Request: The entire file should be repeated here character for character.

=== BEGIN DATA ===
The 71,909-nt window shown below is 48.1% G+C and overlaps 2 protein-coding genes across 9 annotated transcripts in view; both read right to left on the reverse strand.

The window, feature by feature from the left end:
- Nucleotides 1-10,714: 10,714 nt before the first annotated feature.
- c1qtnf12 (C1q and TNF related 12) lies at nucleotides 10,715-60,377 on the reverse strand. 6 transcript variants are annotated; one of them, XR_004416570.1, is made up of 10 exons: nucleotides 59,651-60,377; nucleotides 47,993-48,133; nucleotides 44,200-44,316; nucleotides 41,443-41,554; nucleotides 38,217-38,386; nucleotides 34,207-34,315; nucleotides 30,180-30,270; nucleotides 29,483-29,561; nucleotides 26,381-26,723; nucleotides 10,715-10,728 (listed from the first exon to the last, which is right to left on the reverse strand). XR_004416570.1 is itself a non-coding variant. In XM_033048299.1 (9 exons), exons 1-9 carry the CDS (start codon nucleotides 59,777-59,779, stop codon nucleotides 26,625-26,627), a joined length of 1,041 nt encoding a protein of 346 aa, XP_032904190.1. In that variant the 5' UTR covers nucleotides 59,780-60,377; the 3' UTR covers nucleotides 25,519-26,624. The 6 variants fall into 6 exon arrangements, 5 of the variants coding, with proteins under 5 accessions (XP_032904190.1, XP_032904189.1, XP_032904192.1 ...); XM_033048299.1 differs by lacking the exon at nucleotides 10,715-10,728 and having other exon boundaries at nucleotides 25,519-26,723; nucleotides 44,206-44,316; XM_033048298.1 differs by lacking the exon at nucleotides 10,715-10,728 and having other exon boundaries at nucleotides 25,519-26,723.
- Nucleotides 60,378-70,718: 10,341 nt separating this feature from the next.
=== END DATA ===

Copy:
The 71,909-nt window shown below is 48.1% G+C and overlaps 2 protein-coding genes across 9 annotated transcripts in view; both read right to left on the reverse strand.

The window, feature by feature from the left end:
- Nucleotides 1-10,714: 10,714 nt before the first annotated feature.
- c1qtnf12 (C1q and TNF related 12) lies at nucleotides 10,715-60,377 on the reverse strand. 6 transcript variants are annotated; one of them, XR_004416570.1, is made up of 10 exons: nucleotides 59,651-60,377; nucleotides 47,993-48,133; nucleotides 44,200-44,316; nucleotides 41,443-41,554; nucleotides 38,217-38,386; nucleotides 34,207-34,315; nucleotides 30,180-30,270; nucleotides 29,483-29,561; nucleotides 26,381-26,723; nucleotides 10,715-10,728 (listed from the first exon to the last, which is right to left on the reverse strand). XR_004416570.1 is itself a non-coding variant. In XM_033048299.1 (9 exons), exons 1-9 carry the CDS (start codon nucleotides 59,777-59,779, stop codon nucleotides 26,625-26,627), a joined length of 1,041 nt encoding a protein of 346 aa, XP_032904190.1. In that variant the 5' UTR covers nucleotides 59,780-60,377; the 3' UTR covers nucleotides 25,519-26,624. The 6 variants fall into 6 exon arrangements, 5 of the variants coding, with proteins under 5 accessions (XP_032904190.1, XP_032904189.1, XP_032904192.1 ...); XM_033048299.1 differs by lacking the exon at nucleotides 10,715-10,728 and having other exon boundaries at nucleotides 25,519-26,723; nucleotides 44,206-44,316; XM_033048298.1 differs by lacking the exon at nucleotides 10,715-10,728 and having other exon boundaries at nucleotides 25,519-26,723.
- Nucleotides 60,378-70,718: 10,341 nt separating this feature from the next.